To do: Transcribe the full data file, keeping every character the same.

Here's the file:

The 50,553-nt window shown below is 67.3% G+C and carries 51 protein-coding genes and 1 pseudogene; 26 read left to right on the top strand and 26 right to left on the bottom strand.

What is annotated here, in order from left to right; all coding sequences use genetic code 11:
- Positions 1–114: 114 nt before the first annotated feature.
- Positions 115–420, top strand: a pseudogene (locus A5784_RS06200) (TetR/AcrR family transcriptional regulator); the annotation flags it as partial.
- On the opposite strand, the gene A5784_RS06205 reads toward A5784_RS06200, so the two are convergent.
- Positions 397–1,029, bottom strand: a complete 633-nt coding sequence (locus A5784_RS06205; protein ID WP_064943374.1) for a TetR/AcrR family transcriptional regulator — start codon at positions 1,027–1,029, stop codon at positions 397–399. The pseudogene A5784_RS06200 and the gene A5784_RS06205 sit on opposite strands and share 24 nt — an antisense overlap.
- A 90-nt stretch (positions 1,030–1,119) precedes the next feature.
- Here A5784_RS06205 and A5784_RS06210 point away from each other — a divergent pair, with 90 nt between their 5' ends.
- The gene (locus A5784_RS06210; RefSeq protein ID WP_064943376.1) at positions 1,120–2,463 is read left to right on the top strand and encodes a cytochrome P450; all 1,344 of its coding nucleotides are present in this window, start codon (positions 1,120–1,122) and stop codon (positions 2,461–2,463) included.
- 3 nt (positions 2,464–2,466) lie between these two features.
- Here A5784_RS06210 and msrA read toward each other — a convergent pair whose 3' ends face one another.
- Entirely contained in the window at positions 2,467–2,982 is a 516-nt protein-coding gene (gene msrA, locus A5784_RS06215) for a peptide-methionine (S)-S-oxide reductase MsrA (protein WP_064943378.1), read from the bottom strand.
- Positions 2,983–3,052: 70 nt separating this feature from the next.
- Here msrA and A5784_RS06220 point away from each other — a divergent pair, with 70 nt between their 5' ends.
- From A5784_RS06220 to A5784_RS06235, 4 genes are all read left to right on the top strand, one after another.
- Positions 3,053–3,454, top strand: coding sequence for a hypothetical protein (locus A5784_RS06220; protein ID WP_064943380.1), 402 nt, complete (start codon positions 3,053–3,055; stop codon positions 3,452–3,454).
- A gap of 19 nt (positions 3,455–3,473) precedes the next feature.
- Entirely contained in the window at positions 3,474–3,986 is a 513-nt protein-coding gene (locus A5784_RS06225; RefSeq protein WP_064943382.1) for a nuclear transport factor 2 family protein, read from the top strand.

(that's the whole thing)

The 50,553-nt window shown below is 67.3% G+C and carries 51 protein-coding genes and 1 pseudogene; 26 read left to right on the top strand and 26 right to left on the bottom strand.

What is annotated here, in order from left to right; all coding sequences use genetic code 11:
- Positions 1–114: 114 nt before the first annotated feature.
- Positions 115–420, top strand: a pseudogene (locus A5784_RS06200) (TetR/AcrR family transcriptional regulator); the annotation flags it as partial.
- On the opposite strand, the gene A5784_RS06205 reads toward A5784_RS06200, so the two are convergent.
- Positions 397–1,029, bottom strand: a complete 633-nt coding sequence (locus A5784_RS06205; protein ID WP_064943374.1) for a TetR/AcrR family transcriptional regulator — start codon at positions 1,027–1,029, stop codon at positions 397–399. The pseudogene A5784_RS06200 and the gene A5784_RS06205 sit on opposite strands and share 24 nt — an antisense overlap.
- A 90-nt stretch (positions 1,030–1,119) precedes the next feature.
- Here A5784_RS06205 and A5784_RS06210 point away from each other — a divergent pair, with 90 nt between their 5' ends.
- The gene (locus A5784_RS06210; RefSeq protein ID WP_064943376.1) at positions 1,120–2,463 is read left to right on the top strand and encodes a cytochrome P450; all 1,344 of its coding nucleotides are present in this window, start codon (positions 1,120–1,122) and stop codon (positions 2,461–2,463) included.
- 3 nt (positions 2,464–2,466) lie between these two features.
- Here A5784_RS06210 and msrA read toward each other — a convergent pair whose 3' ends face one another.
- Entirely contained in the window at positions 2,467–2,982 is a 516-nt protein-coding gene (gene msrA, locus A5784_RS06215) for a peptide-methionine (S)-S-oxide reductase MsrA (protein WP_064943378.1), read from the bottom strand.
- Positions 2,983–3,052: 70 nt separating this feature from the next.
- Here msrA and A5784_RS06220 point away from each other — a divergent pair, with 70 nt between their 5' ends.
- From A5784_RS06220 to A5784_RS06235, 4 genes are all read left to right on the top strand, one after another.
- Positions 3,053–3,454, top strand: coding sequence for a hypothetical protein (locus A5784_RS06220; protein ID WP_064943380.1), 402 nt, complete (start codon positions 3,053–3,055; stop codon positions 3,452–3,454).
- A gap of 19 nt (positions 3,455–3,473) precedes the next feature.
- Entirely contained in the window at positions 3,474–3,986 is a 513-nt protein-coding gene (locus A5784_RS06225; RefSeq protein WP_064943382.1) for a nuclear transport factor 2 family protein, read from the top strand.